Conservation Imperative (Facebook)


Why is it that the photographic safari companies in Botswana have not come out in support of the president’s plan to lift the (irresponsible) ban on safari hunting in the country?

Could it be that they are waiting for the country’s elections later in the year to see which way the wind blows?

Are they afraid it will hurt their bottom-line if they are seen to be supporting safari hunting in this social media-centric world in which we live?

Are they rallying around the likes of Dereck Joubert and his silly little crusade against the so-called “blood laws”?

Whatever the reasons, it is refreshing to see at least one photographic safari company come out in support of the president. Please see Bush Way Safaris letter to their clients below, it is well worth the read.

Dear valued partner,

We are sure by now you would all have heard the announcement that Botswana has lifted the hunting ban and that hunting will resume in the not too distant future. As we know this is an extremely sensitive topic, we felt it important that we as the owners of Bush Ways Safaris express our views on this matter.

Firstly, we would like to make it 100% clear that Bush Ways Safaris has and always will be purely a photographic safari business.

In our personal capacities none of us can ever imagine shooting an animal for trophy purposes and we understand the negative sentiments that this sort of activity will have among most wildlife enthusiasts.

However, as people who have been lucky enough to live and grow up in the incredible wilderness environments of Botswana, one of our driving ambitions has always been the sustainability and conservation of the wildlife and the habitats that support them.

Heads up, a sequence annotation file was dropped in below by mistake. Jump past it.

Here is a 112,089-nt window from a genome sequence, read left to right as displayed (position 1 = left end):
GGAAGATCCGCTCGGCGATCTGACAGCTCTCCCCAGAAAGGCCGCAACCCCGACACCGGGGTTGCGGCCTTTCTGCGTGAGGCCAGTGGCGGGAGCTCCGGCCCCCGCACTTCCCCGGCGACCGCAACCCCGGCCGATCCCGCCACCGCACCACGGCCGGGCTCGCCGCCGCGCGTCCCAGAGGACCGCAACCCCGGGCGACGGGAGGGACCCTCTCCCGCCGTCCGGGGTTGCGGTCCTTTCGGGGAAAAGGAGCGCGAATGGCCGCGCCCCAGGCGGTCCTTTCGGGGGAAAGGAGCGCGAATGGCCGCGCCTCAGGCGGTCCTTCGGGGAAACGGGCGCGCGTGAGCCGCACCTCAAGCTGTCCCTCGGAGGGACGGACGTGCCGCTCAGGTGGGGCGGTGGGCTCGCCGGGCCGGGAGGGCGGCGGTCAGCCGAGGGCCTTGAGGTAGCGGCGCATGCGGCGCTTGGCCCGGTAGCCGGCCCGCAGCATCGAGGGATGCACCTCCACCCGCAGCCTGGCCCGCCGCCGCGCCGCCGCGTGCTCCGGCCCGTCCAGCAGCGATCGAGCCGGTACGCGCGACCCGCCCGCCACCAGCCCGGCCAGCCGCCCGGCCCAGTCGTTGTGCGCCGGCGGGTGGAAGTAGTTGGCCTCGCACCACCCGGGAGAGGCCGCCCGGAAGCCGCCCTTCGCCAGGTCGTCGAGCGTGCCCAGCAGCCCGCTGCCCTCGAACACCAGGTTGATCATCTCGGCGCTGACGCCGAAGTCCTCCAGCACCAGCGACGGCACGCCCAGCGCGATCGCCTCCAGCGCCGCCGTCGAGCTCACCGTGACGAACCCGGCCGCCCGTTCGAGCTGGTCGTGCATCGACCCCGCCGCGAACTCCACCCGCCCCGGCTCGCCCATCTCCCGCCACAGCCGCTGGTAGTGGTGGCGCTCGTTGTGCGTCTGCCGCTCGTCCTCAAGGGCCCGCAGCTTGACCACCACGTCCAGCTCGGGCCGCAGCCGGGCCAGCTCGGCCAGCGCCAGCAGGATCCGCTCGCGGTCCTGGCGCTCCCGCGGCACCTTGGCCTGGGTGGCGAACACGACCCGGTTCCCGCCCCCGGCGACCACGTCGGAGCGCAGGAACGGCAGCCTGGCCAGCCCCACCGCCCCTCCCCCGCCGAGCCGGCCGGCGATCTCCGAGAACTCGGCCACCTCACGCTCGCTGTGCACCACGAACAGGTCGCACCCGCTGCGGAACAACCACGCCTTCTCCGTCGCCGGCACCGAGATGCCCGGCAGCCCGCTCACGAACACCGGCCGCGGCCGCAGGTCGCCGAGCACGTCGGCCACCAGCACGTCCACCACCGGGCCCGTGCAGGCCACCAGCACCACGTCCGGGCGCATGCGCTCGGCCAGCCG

Possibly the single greatest reason for the incredible growth in elephant populations and generally extremely healthy populations of wildlife is the fact that so much of the country remains unfenced, and is protected for wildlife.

But this very basis for the success is also the basis for some of the major wildlife conservation issues Botswana is currently facing.

Much of the vast wilderness areas are not suitable for photographic safaris, yet they are critical in sustaining the integrity of this ecosystem and therefore need to be protected and managed.

Up until 2013 the hunting industry were the custodians for great portions of these areas and were responsible for their management by providing resources (water) and protection. Since the banning of hunting in 2013 these areas have mostly been abandoned with pretty clear results.

Firstly, due to the lack of physical presence on the ground, there has been a marked increase in poaching in these areas. Despite the fact that we live in stable country, committed to conservation, Botswana just does not have the resources to manage and protect such vast and difficult terrain on its own.